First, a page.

It takes a certain kind of person to want to stare at physical deformity of the kind commonly seen (or emulated) in circus sideshows.
Maybe that’s why in 1997, “Side Show” – the musical that tells the story of real-life conjoined twins (and sideshow stars) Daisy and Violet Hilton – closed on Broadway after a disappointing 92 performances. But that was enough to establish it as a cult favorite.
Book writer/lyricist Bill Russell (“Elegies for Angels”) and composer Henry Krieger (“Dreamgirls”) decided to rework it in 2007, and the result is on the boards through Dec. 15 at La Jolla Playhouse’s Mandell Weiss Theatre. A co-production with the Kennedy Center, the show is slated for a June 2014 opening in Washington, D.C.
Director Bill Condon, who won an Oscar for his adaptation of “Gods And Monsters” (and also adapted “Chicago” and “Dreamgirls”) estimates that this re-imagined version is 60% new, with four new songs and six rewritten or replaced ones. Some are cuts from the original show.
Daisy (Emily Padgett) and Violet (Erin Davie) were born in 1908 in Brighton, England to an unwed barmaid who sold them to her employer, “Auntie” Mary Hilton (Blair Ross). Mary and her husband (Robert Joy), seeing money-making prospects in these girls joined at the hip and buttocks, taught them to sing and dance and put them in a sideshow, where they quickly become the main attraction. Mary insists the girls call her “Auntie” and her husband “Sir.”
In the sideshow, the African-American “Cannibal King” (David St. Louis) takes them under his wing (and falls for Violet).
Being attached doesn’t keep them from wanting to be “Like Everyone Else,” though their goals are dissimilar: while Daisy wants fame and “frenzied acclaim,” Violet wants to marry and settle down.
So when promoters Terry (Manoel Felciano) and Buddy (Matthew Hydzik) see in them the potential for vaudeville stardom, it doesn’t take much to persuade the girls to “Say Goodbye to the Side Show” and go off (especially because they have designs on Terry and Buddy). Jake tries to convince them that “the devil you know beats the devil you don’t,” but they will not be dissuaded. Finally Jake decides to go with them.
They become the highest-paid vaudeville performers in the country, but their romances do not work out and when a Hollywood director Tod Browning offers them a film deal, they jump in without looking. The film turns out to be the 1932 “Freaks,” a commercial flop, and their lives do not turn out as hoped.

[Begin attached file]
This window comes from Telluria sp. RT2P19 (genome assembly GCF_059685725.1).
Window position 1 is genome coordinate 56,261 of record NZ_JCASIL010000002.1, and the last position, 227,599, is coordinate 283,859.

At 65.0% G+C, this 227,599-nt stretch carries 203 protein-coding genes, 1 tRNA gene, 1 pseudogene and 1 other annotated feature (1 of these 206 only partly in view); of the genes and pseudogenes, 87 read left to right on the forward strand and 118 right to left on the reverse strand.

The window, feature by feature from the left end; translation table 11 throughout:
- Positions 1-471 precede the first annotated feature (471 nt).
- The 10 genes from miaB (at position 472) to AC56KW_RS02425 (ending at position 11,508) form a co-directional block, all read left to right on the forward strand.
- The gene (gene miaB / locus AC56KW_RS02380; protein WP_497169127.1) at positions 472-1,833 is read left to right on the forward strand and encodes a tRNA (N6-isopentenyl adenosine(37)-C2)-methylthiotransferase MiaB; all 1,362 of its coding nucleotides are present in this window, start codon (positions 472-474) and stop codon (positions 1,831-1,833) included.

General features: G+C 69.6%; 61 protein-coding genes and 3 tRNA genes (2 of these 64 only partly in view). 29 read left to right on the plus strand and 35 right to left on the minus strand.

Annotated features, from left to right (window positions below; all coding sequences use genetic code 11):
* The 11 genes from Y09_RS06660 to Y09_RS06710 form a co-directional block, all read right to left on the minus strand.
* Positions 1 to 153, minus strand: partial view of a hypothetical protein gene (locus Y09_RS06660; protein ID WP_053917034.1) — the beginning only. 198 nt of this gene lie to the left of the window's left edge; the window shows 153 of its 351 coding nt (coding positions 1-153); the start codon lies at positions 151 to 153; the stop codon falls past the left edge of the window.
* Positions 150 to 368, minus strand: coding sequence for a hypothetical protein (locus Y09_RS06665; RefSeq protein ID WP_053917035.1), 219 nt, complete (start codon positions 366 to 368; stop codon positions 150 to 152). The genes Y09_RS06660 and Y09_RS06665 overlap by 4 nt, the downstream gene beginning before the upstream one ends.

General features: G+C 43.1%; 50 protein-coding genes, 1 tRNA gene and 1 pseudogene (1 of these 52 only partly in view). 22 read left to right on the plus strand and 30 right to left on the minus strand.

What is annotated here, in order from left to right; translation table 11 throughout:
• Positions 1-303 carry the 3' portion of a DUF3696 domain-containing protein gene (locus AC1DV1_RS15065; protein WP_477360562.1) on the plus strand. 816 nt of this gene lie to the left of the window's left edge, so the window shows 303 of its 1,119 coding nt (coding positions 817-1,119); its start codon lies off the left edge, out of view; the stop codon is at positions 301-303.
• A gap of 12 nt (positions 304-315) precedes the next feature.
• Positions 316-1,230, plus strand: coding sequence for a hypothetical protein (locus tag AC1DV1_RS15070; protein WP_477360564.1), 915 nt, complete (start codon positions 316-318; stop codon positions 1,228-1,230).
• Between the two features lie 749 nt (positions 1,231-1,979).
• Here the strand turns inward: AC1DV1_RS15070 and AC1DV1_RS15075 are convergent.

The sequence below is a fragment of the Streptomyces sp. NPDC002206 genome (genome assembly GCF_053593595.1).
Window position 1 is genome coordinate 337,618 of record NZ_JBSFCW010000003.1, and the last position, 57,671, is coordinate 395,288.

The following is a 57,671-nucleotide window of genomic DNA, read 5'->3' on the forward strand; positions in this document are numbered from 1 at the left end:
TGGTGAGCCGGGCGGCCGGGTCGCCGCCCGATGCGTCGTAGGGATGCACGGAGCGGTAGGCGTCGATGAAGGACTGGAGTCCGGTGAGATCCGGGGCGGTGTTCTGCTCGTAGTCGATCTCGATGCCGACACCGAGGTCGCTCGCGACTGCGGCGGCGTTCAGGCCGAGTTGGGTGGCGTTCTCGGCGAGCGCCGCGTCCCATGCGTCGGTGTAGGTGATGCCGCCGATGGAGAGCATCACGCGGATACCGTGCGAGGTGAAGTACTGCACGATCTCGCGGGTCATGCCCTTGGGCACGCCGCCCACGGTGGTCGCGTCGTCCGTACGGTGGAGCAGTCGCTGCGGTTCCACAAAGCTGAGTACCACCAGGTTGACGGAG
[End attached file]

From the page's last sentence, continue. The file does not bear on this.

“Side Show” boasts terrific stagecraft. David Rockwell’s movable set is complemented by Paul Tazewell’s terrific costumes and incredible special-effects makeup by Dave and Lou Elsey. (More about that here: http://www.utsandiego.com/news/2013/nov/22/la-jolla-playhouse-side-show-...)
Kai Harada’s sound and the lighting design of Jules Fisher and Peggy Eisenhauer are top-notch.
Kudos also to choreographer Anthony Van Laast for his imaginative dance creations and to Greg Jarrett and his fine 10-member orchestra.
But it’s the cast that makes the show, and there are no disappointments here. Padgett and Davie are astonishing, looking very much alike and with complementary voices reflecting their characters’ very different personalities.
Likewise, Felciano and Hydzik are fine singers, dancers and actors who happen to look perhaps a little too much alike.
David St. Louis’s Jake rightly brings down the house in “The Devil You Know,” his rich, deep voice filling the rafters with beautiful sound, with acting and dancing abilities to match.
Joy is less threatening than disgusting as bad guy Sir, and the versatile ensemble keeps very busy changing costumes and makeup for their multiple roles.
But at heart, the Hiltons’ story is an extremely sad one of neglect, abuse and perfidy (not to mention fame and its all too frequently tragic aftermath). The “Side Show” version skims the emotional (and perhaps factual) surface but stuffs the show with inappropriate jaunty tunes that don’t adequately reflect the lives of these girls. At two and a half hours including intermission, it’s also too long.
I’m not sure this is a story for a musical. If it is, it needs another rewrite.
“Side Show” plays through Dec. 15 at La Jolla Playhouse’s Mandell Weiss Theatre, 2910 La Jolla Village Drive (on the UCSD campus).
Tuesday and Wednesday at 7:30 pm; Thursday and Friday at 8 pm; Saturday at 2 and 8 pm; Sunday at 2 and 7 pm.
Tickets: (858) 550-1010 or HERE.
To read more reviews by SDGLN Theater Critic Jean Lowerison, click HERE.